“A lecture about oral health to this type of patient is not the approach to take as they have often plucked up a lot of courage to finally come to visit a dentist after decades. If they are chastised or lectured to in any way about their teeth they won’t return. Any negative comment on their teeth will just be too mortifying.

“That’s why it’s important to focus on the positives outcomes. The first thing I will ask any patient is ‘what do you want to achieve?”

Mike and the team at Berkeley have had to keep a positive outlook themselves over the last year following the tragic death of Jamie Newlands in July 2017. As well as being a friend and a valued colleague, Mike says Jamie was instrumental in helping him develop his skills further in anxiety management through his understanding of digital dentistry.

Mike said: “Winning the Scottish Dental Award and having the team there on the night was really a nice positive thing for all of us after what had been a very difficult year. That’s why I dedicated the award to all our staff because at the end of the day, they are the ones that make it all happen for our patients.”

 


What inspired you to go into dentistry in the first place?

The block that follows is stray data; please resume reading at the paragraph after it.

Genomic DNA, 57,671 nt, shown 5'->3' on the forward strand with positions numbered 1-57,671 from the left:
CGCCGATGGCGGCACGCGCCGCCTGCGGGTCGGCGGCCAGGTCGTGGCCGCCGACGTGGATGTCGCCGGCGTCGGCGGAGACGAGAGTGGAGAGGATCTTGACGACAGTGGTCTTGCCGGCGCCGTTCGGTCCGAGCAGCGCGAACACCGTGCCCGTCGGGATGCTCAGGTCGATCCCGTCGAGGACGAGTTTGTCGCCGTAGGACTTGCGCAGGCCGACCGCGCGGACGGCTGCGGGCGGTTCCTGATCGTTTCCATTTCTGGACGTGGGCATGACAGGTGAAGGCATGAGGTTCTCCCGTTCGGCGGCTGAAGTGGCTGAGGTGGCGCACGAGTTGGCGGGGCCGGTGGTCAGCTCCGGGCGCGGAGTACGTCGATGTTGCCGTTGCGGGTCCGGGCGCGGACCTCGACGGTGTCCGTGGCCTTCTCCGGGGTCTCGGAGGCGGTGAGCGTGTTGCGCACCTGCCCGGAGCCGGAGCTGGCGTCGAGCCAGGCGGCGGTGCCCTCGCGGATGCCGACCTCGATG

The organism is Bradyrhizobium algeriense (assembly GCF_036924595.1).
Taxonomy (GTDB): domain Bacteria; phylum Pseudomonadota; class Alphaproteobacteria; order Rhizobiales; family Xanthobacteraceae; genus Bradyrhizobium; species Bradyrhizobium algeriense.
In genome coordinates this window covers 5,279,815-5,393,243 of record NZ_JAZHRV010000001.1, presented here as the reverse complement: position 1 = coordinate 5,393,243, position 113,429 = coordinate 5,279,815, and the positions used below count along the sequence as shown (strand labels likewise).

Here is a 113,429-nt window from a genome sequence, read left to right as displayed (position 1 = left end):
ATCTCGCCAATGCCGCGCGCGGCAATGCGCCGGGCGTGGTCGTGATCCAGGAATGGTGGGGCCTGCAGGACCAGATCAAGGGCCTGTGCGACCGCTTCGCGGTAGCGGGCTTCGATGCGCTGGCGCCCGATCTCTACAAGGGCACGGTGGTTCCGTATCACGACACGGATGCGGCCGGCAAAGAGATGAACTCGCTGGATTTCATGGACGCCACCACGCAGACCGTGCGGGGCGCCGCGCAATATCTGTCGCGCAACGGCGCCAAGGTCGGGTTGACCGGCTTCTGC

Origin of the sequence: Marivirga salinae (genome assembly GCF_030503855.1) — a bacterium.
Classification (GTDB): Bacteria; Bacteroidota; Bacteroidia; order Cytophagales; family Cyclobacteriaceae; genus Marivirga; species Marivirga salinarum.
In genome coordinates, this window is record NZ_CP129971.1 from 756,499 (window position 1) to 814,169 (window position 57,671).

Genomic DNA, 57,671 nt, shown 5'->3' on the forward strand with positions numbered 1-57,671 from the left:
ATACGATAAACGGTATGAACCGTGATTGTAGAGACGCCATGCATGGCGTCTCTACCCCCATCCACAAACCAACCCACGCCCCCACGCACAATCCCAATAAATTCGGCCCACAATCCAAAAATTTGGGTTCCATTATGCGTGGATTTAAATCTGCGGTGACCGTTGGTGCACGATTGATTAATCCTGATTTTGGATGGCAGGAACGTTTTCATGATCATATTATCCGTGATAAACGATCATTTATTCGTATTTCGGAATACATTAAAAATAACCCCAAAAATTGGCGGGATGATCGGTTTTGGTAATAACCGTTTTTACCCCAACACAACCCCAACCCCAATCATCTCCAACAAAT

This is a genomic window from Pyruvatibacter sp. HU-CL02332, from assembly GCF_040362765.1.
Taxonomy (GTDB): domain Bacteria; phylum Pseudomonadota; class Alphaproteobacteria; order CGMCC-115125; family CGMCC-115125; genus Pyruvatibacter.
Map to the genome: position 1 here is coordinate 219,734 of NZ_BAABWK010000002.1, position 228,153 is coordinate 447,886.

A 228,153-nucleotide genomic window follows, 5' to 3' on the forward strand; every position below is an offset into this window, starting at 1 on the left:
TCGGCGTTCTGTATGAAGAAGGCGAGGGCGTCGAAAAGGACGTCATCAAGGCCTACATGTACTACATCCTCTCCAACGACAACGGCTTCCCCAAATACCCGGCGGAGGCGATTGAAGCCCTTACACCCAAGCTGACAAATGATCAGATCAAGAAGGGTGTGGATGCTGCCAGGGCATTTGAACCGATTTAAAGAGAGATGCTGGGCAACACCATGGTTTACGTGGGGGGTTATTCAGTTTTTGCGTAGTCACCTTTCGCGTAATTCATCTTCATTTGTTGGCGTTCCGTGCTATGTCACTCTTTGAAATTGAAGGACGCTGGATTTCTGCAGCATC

When I was 12 years old, I had a conversation with my neighbour Bill Smith about ‘careers’. He offered to let me spend a day with him where he worked at The Glasgow Dental Hospital. I made my decision that day that I would become a dentist! I’m still friends with Bill and very grateful for his influence 30 years ago!

If you could change one thing in the dentistry profession, what would that be, and why?

I think stress experienced by dentists is a real problem that seems to have grown in recent years. I’d certainly like to see that change. The main causal factors being workloads, growing demands and expectations and, of course, the fear of litigation or reprimand. There’s no one easy solution to this, but I think there is at least a growing recognition of it as a problem and increasing support available for anyone struggling to cope. Dentistry should be and can be a fantastic and rewarding profession to be in.